An electroencephalogram showed frequent spike-and-waves in the bilateral temporal areas (Fig. 1). Structural magnetic resonance imaging (MRI) of her brain was normal except leptomeningeal enhancement and gyral swelling in both cerebral convexity on T1-weighted contrast-enhanced image and subtle signal change on T2-weighted and fluid attenuated inversion recovery image (Fig. 2). Cerebrospinal fluid (CSF) studies revealed pleocytosis (58 white blood cells/mm3, lymphocyte dominant) and mild elevation of protein (42.7 mg/dL). Thyroid function test and autoantibody tests including rheumatoid factor, protein C, S, anti-double-stranded DNA antibody, anti-SSA/SSB antibody, anti-Smith antibody were performed which showed no significant abnormality. Deducing herpes simplex virus encephalitis, we administered acyclovir (10 mg/kg IV 3 days) for 9 days, but symptoms had worsened. Serum varicella zoster virus (VZV) immunoglobulin (Ig) G antibody was positive, but VZV IgM antibody and polymerized chain reaction were negative. Anti-NMDA receptor antibodies were identified in both serum and CSF. She was treated with methylprednisolone (1.0 g/day for 5 days) and intravenous immunoglobulin (0.4 g/Kg/d for 5 days), which showed no significant improvement. Bilateral ovarian teratoma was revealed on pelvic computed tomography (CT) and MRI (Fig. 3). After treatment with rituximab and removal of teratoma, her neurological and psychiatric symptoms improved. She returned to usual life and, furthermore, had not experienced any symptoms.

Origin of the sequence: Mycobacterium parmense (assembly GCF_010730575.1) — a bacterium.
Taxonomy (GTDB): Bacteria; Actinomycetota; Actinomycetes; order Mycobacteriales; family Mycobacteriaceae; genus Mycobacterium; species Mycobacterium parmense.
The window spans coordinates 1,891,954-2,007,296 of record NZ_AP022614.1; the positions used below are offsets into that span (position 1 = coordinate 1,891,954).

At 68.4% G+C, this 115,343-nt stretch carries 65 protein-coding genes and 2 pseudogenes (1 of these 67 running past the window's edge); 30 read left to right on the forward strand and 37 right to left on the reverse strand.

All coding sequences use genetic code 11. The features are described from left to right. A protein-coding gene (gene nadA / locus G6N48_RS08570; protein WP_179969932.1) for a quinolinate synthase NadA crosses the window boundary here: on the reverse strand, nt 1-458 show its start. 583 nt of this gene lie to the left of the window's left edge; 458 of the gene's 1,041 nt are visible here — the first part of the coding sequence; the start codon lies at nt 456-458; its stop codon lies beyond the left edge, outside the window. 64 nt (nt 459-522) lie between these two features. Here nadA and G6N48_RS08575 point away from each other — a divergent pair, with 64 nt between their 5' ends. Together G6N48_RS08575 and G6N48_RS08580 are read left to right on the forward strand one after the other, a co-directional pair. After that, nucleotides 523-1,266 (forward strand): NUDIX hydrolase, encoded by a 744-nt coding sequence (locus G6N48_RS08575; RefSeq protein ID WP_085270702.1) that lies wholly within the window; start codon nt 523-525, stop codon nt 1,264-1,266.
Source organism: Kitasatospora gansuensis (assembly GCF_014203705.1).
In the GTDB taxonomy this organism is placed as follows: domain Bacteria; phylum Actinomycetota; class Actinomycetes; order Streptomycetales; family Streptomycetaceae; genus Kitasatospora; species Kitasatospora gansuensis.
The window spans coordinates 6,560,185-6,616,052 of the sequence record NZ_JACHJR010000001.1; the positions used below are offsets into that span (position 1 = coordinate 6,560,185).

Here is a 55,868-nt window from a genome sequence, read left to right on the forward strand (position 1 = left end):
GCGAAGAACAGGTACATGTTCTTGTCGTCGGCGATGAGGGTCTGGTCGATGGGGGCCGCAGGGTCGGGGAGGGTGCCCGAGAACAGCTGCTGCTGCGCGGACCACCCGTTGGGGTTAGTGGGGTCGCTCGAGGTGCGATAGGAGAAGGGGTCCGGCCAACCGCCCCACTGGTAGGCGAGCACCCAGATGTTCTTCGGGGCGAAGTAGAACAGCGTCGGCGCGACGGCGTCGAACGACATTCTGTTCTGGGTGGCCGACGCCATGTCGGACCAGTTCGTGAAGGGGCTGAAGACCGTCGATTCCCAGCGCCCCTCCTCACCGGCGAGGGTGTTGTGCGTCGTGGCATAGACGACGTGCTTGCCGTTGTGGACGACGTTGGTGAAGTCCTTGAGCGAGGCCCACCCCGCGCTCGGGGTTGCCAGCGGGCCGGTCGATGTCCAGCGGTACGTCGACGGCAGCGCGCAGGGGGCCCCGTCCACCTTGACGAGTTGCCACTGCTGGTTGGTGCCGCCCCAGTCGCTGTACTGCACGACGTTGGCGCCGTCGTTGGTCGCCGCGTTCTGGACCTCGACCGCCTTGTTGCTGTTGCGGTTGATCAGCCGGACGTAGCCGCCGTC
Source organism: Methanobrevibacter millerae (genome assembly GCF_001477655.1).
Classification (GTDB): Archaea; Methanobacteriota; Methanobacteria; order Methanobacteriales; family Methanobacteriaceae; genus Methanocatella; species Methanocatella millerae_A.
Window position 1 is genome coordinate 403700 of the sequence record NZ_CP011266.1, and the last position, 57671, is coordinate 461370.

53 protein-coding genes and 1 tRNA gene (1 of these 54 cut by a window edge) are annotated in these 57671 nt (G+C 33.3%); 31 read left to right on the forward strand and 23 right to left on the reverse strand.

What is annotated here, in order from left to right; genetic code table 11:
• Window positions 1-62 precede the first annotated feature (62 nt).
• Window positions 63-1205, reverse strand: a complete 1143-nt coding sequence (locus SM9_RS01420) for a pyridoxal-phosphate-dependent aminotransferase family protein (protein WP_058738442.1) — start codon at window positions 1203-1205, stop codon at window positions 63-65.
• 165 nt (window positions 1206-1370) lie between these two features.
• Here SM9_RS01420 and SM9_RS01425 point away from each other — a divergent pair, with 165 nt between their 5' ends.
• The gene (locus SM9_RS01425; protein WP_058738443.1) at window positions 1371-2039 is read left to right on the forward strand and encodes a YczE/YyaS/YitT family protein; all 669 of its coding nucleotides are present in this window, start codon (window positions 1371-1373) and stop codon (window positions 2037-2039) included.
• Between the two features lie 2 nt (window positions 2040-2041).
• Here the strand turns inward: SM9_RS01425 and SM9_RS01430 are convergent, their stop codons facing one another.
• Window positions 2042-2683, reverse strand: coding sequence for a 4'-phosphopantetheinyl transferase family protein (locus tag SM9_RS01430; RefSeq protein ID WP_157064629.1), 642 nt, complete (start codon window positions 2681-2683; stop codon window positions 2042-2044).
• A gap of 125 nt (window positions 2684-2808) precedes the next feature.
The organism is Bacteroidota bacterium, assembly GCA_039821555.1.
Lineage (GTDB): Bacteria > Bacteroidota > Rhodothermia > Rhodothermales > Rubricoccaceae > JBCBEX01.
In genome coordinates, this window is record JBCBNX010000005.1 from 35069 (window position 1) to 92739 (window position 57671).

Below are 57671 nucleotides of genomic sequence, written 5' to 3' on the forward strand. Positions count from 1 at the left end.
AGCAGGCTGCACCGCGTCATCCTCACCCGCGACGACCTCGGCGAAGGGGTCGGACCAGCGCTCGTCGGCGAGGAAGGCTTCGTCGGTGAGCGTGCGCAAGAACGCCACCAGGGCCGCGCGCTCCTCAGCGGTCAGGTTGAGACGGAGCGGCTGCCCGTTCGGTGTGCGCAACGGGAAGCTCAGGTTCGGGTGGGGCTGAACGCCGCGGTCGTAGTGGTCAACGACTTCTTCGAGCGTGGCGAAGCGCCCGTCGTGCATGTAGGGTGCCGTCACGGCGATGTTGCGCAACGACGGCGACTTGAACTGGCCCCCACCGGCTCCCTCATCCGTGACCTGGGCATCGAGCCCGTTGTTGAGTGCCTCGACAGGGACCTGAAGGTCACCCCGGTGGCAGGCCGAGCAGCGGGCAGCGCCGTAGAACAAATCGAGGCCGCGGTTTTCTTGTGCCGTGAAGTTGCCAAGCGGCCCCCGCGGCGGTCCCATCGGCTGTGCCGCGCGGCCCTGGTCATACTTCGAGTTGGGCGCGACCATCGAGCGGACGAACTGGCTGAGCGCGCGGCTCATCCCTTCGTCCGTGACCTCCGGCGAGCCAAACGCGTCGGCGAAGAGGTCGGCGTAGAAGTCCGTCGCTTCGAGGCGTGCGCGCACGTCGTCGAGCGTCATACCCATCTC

Discussion